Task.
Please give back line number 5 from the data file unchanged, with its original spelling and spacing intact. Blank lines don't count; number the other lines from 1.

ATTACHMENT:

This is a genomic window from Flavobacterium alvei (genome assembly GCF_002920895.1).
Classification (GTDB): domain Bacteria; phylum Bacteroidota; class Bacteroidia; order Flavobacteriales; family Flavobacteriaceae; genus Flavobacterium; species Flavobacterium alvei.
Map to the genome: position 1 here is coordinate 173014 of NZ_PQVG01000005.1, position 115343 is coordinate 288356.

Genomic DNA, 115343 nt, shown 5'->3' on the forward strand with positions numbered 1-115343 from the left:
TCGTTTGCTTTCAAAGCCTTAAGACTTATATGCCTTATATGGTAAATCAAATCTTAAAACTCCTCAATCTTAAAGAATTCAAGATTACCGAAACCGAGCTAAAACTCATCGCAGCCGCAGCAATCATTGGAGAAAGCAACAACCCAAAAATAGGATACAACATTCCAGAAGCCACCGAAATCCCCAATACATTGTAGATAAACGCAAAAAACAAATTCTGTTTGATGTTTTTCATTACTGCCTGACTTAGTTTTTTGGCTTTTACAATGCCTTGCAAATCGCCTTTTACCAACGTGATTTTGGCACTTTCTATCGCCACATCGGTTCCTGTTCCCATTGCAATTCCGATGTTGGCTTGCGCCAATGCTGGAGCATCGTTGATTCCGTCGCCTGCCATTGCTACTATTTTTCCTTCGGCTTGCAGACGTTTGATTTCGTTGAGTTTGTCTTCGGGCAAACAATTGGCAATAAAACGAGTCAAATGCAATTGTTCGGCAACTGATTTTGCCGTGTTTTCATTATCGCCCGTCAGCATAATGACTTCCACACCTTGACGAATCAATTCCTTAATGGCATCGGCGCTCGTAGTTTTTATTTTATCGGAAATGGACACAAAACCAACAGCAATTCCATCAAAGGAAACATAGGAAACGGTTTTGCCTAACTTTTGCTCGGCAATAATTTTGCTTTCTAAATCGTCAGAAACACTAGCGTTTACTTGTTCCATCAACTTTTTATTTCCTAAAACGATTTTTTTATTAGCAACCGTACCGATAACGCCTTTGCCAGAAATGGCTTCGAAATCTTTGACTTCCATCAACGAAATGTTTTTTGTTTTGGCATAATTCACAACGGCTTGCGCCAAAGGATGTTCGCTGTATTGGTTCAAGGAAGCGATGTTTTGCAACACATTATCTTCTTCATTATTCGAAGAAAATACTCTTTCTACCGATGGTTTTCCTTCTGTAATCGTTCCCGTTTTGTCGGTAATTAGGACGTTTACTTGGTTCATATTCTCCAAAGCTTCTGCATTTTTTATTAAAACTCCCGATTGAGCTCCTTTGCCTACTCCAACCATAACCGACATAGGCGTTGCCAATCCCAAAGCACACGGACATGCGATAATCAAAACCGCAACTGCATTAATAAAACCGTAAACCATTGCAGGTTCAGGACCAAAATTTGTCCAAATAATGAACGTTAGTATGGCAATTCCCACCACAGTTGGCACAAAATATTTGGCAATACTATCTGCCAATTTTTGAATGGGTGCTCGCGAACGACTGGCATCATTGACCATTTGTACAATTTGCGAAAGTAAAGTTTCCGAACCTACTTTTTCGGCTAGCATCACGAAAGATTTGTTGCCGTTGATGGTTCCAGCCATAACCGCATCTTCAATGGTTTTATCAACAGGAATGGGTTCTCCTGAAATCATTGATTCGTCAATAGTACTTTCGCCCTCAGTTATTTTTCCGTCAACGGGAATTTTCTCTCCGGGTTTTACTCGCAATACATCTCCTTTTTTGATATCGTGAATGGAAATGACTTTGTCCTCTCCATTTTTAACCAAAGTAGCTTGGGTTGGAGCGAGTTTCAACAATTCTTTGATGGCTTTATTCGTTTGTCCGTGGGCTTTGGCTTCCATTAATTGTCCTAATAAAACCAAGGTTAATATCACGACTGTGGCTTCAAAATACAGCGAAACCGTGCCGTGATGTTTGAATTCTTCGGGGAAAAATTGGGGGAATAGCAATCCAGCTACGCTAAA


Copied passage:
TCGTTTGCTTTCAAAGCCTTAAGACTTATATGCCTTATATGGTAAATCAAATCTTAAAACTCCTCAATCTTAAAGAATTCAAGATTACCGAAACCGAGCTAAAACTCATCGCAGCCGCAGCAATCATTGGAGAAAGCAACAACCCAAAAATAGGATACAACATTCCAGAAGCCACCGAAATCCCCAATACATTGTAGATAAACGCAAAAAACAAATTCTGTTTGATGTTTTTCATTACTGCCTGACTTAGTTTTTTGGCTTTTACAATGCCTTGCAAATCGCCTTTTACCAACGTGATTTTGGCACTTTCTATCGCCACATCGGTTCCTGTTCCCATTGCAATTCCGATGTTGGCTTGCGCCAATGCTGGAGCATCGTTGATTCCGTCGCCTGCCATTGCTACTATTTTTCCTTCGGCTTGCAGACGTTTGATTTCGTTGAGTTTGTCTTCGGGCAAACAATTGGCAATAAAACGAGTCAAATGCAATTGTTCGGCAACTGATTTTGCCGTGTTTTCATTATCGCCCGTCAGCATAATGACTTCCACACCTTGACGAATCAATTCCTTAATGGCATCGGCGCTCGTAGTTTTTATTTTATCGGAAATGGACACAAAACCAACAGCAATTCCATCAAAGGAAACATAGGAAACGGTTTTGCCTAACTTTTGCTCGGCAATAATTTTGCTTTCTAAATCGTCAGAAACACTAGCGTTTACTTGTTCCATCAACTTTTTATTTCCTAAAACGATTTTTTTATTAGCAACCGTACCGATAACGCCTTTGCCAGAAATGGCTTCGAAATCTTTGACTTCCATCAACGAAATGTTTTTTGTTTTGGCATAATTCACAACGGCTTGCGCCAAAGGATGTTCGCTGTATTGGTTCAAGGAAGCGATGTTTTGCAACACATTATCTTCTTCATTATTCGAAGAAAATACTCTTTCTACCGATGGTTTTCCTTCTGTAATCGTTCCCGTTTTGTCGGTAATTAGGACGTTTACTTGGTTCATATTCTCCAAAGCTTCTGCATTTTTTATTAAAACTCCCGATTGAGCTCCTTTGCCTACTCCAACCATAACCGACATAGGCGTTGCCAATCCCAAAGCACACGGACATGCGATAATCAAAACCGCAACTGCATTAATAAAACCGTAAACCATTGCAGGTTCAGGACCAAAATTTGTCCAAATAATGAACGTTAGTATGGCAATTCCCACCACAGTTGGCACAAAATATTTGGCAATACTATCTGCCAATTTTTGAATGGGTGCTCGCGAACGACTGGCATCATTGACCATTTGTACAATTTGCGAAAGTAAAGTTTCCGAACCTACTTTTTCGGCTAGCATCACGAAAGATTTGTTGCCGTTGATGGTTCCAGCCATAACCGCATCTTCAATGGTTTTATCAACAGGAATGGGTTCTCCTGAAATCATTGATTCGTCAATAGTACTTTCGCCCTCAGTTATTTTTCCGTCAACGGGAATTTTCTCTCCGGGTTTTACTCGCAATACATCTCCTTTTTTGATATCGTGAATGGAAATGACTTTGTCCTCTCCATTTTTAACCAAAGTAGCTTGGGTTGGAGCGAGTTTCAACAATTCTTTGATGGCTTTATTCGTTTGTCCGTGGGCTTTGGCTTCCATTAATTGTCCTAATAAAACCAAGGTTAATATCACGACTGTGGCTTCAAAATACAGCGAAACCGTGCCGTGATGTTTGAATTCTTCGGGGAAAAATTGGGGGAATAGCAATCCAGCTACGCTAAA